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Pacaya Samiria National Reserve

At 20,800 sq km, this is the largest of Peru's parks and reserves. Typically, Pacaya-Samiria provides local people with food and a home, and protects ecologically important habitats. In this case 42,000 people live in and around the reserve. Juggling the needs of the human inhabitants while protecting wildlife is the job of 20-30 rangers. Staff also teach inhabitants how to best harvest the natural renewable resources to benefit the local people and to maintain thriving populations of plants and animals.

The Pacaya Samiria National Reserve, second largest natural protected area in Peru, covers an area of over 2,000,000 hectares and has an amazing biodiversity and is home to a small number of native communities that live off the Reserve’s resources. It is also the largest protected flood forest in the Amazon region.

Located in the heart of Peru’s amazonian sub-equatorial tropics, it is bounded on the north by the Marañon river and on the south by the Ucayali-Puinahua. The Samiria, Pacaya and Yanayacu-Pucate are the three main river basins within its territory.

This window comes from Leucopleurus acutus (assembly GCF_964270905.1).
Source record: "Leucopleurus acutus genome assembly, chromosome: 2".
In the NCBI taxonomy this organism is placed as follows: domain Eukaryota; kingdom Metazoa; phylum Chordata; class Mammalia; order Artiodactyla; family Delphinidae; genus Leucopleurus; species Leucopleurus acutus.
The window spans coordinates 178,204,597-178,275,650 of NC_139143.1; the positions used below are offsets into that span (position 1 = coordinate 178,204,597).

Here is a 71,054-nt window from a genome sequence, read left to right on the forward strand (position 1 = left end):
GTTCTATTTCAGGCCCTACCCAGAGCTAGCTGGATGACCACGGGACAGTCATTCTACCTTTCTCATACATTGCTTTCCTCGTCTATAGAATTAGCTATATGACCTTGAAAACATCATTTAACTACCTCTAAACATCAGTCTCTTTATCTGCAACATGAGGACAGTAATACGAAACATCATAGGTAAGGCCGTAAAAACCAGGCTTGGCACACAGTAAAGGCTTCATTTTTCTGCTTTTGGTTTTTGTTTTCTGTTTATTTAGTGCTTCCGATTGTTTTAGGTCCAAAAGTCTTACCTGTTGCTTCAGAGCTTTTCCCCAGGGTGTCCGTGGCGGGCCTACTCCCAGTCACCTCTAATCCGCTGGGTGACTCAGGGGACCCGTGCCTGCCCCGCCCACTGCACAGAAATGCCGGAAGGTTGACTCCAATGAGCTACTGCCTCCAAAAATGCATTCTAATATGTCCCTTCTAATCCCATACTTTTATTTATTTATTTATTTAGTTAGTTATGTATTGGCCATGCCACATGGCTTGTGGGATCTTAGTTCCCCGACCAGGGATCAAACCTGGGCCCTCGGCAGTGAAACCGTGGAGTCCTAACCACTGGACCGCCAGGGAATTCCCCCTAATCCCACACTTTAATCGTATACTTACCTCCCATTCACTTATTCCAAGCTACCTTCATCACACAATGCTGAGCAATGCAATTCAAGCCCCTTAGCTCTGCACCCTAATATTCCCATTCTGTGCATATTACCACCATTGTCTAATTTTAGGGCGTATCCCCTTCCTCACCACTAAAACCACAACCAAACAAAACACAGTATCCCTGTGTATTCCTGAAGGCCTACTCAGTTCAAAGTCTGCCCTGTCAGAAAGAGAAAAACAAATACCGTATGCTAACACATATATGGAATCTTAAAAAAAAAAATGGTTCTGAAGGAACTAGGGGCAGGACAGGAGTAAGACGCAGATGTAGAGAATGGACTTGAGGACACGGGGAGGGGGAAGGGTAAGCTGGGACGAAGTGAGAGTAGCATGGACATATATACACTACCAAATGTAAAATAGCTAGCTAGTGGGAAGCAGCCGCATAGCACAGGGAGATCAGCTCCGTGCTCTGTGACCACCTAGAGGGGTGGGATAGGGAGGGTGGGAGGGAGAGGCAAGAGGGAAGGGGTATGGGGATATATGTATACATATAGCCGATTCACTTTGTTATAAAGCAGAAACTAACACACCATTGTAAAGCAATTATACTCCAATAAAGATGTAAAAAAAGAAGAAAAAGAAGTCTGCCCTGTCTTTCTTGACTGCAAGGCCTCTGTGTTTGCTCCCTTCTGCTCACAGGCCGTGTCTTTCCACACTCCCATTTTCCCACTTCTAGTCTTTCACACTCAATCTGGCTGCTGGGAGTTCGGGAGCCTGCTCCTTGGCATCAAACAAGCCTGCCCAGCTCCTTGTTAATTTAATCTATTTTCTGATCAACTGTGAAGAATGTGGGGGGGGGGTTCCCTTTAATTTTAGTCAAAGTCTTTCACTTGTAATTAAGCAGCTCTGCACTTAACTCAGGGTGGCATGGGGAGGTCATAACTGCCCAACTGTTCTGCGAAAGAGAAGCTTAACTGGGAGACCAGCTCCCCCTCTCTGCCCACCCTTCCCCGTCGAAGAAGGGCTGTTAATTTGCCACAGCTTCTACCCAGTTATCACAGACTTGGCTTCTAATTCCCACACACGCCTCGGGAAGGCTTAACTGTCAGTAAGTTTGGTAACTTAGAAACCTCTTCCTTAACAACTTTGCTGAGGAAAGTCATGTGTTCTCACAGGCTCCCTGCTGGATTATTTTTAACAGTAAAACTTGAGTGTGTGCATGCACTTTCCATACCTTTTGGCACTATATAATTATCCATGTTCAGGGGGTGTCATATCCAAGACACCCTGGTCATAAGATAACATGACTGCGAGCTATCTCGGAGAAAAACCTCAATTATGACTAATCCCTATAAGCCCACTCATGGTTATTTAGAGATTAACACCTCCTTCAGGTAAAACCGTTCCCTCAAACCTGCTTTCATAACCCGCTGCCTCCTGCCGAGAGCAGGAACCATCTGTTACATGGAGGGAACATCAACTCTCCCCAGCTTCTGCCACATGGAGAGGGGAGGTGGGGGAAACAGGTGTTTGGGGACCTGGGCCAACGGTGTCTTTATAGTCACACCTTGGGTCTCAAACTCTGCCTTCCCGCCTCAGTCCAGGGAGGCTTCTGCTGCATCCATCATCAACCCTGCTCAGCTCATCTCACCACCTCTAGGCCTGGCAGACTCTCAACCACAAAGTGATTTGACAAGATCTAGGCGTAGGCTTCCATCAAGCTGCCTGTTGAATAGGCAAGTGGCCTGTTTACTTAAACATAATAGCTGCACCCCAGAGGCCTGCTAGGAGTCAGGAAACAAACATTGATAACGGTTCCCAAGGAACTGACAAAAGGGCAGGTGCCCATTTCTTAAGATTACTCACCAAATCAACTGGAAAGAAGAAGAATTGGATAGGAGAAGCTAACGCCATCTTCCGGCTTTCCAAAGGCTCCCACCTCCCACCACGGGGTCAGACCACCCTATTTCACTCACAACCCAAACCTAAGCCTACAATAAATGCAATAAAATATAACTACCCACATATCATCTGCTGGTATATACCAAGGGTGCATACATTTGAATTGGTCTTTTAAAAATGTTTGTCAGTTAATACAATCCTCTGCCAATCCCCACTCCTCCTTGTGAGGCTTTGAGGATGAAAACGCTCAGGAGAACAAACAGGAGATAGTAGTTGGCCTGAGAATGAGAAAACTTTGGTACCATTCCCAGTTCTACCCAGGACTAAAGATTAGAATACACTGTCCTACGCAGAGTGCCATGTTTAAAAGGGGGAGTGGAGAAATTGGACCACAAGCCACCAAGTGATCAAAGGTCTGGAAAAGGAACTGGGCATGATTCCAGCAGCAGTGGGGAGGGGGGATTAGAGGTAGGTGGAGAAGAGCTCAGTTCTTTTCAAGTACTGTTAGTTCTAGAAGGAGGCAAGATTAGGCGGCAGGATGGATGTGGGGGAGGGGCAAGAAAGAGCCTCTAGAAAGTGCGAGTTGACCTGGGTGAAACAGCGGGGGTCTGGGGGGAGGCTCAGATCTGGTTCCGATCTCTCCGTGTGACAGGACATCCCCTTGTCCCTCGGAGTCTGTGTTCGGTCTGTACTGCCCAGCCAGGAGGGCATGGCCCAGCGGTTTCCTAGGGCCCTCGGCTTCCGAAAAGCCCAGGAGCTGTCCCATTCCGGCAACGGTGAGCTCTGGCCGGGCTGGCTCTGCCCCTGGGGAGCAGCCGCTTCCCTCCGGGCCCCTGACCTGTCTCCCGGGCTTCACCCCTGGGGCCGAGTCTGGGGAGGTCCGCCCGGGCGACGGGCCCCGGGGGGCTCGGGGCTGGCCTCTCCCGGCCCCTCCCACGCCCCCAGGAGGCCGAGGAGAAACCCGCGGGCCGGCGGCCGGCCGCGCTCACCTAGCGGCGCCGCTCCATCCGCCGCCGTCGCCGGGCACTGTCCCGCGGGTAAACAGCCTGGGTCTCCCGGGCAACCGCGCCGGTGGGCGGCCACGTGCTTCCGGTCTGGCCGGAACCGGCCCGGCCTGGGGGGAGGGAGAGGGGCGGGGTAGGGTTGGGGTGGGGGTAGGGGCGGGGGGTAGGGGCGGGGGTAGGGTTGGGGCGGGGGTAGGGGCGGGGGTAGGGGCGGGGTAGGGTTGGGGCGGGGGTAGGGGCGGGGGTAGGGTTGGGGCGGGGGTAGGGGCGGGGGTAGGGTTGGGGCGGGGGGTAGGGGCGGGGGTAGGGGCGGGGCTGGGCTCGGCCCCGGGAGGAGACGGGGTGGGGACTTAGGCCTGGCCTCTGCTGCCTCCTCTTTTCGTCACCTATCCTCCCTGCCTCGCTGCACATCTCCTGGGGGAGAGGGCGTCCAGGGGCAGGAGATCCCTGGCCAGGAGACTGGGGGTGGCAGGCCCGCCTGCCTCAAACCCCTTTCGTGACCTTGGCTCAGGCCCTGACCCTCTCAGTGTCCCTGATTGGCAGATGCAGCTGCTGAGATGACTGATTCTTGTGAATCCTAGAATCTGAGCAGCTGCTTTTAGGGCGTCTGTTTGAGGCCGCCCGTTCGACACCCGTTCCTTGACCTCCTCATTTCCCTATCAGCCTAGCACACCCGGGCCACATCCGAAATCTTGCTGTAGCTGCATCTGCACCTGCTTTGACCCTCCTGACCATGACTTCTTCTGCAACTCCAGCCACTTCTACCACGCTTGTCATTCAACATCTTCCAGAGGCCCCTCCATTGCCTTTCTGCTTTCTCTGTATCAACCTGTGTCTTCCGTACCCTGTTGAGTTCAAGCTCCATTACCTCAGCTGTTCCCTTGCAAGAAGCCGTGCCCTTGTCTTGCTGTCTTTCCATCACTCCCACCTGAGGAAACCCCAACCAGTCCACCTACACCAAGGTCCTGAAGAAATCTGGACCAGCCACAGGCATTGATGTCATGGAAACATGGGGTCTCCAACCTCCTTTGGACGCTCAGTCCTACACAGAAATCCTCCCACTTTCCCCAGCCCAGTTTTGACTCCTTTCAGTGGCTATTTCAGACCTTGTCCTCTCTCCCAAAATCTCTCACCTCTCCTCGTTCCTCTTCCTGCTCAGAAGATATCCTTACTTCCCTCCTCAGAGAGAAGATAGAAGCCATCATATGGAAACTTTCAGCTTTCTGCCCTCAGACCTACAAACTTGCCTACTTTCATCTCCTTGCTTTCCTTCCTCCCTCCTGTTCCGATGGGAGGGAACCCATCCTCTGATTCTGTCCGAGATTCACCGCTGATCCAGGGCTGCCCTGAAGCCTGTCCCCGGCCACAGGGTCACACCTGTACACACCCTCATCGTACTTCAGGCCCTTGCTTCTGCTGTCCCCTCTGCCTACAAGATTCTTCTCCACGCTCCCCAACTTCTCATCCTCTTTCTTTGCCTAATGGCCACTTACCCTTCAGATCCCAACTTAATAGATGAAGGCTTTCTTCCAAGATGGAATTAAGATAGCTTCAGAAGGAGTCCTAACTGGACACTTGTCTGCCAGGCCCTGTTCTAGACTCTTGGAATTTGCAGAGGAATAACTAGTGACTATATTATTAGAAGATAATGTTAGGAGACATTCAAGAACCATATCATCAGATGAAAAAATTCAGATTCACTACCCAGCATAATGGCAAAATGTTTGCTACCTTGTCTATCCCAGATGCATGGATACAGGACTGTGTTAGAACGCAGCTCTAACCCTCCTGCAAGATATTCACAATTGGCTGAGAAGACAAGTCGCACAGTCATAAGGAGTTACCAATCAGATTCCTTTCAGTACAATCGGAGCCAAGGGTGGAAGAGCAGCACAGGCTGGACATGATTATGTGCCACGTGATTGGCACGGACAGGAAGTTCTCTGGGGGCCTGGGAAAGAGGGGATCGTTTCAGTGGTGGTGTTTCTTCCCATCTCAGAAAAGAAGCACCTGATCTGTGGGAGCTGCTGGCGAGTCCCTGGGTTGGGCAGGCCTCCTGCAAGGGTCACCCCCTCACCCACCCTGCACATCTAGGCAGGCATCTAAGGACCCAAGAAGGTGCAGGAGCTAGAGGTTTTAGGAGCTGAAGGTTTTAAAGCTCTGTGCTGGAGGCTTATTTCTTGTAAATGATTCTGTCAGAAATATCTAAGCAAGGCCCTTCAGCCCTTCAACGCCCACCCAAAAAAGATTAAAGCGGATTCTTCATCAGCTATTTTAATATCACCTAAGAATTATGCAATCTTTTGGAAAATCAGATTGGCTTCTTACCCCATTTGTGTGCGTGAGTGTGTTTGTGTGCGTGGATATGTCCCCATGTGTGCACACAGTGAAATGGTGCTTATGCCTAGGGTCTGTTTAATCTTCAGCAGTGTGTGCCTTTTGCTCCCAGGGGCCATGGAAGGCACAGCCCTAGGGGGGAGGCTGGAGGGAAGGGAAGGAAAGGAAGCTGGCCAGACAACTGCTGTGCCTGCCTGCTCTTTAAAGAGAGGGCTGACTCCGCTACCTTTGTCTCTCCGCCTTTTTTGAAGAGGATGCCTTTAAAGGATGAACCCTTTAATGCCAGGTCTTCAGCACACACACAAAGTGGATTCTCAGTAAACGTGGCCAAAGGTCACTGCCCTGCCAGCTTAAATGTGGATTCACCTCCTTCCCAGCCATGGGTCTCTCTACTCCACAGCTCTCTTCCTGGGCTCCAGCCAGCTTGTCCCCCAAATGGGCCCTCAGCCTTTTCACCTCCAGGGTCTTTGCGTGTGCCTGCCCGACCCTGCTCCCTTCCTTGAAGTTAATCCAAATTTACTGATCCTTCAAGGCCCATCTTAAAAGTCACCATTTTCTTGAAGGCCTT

The reserve is home of aquatic animals such as Amazon manatees, pink and grey river dolphins, two species of caiman, Giant South American river turtles, and many others. Monkeys and birds are abundant.

The climate of the region is tropical moist with an average temperature of 27º C; highly humid; with an annual rainfall up to 3,000 mm; its surface is mostly flat, with seasonal floods, in a setting of luxuriant vegetation and networks of winding rivers.
The best way to visit the reserve is to go by dugout canoe with a guide from Lagunas or Bretana.

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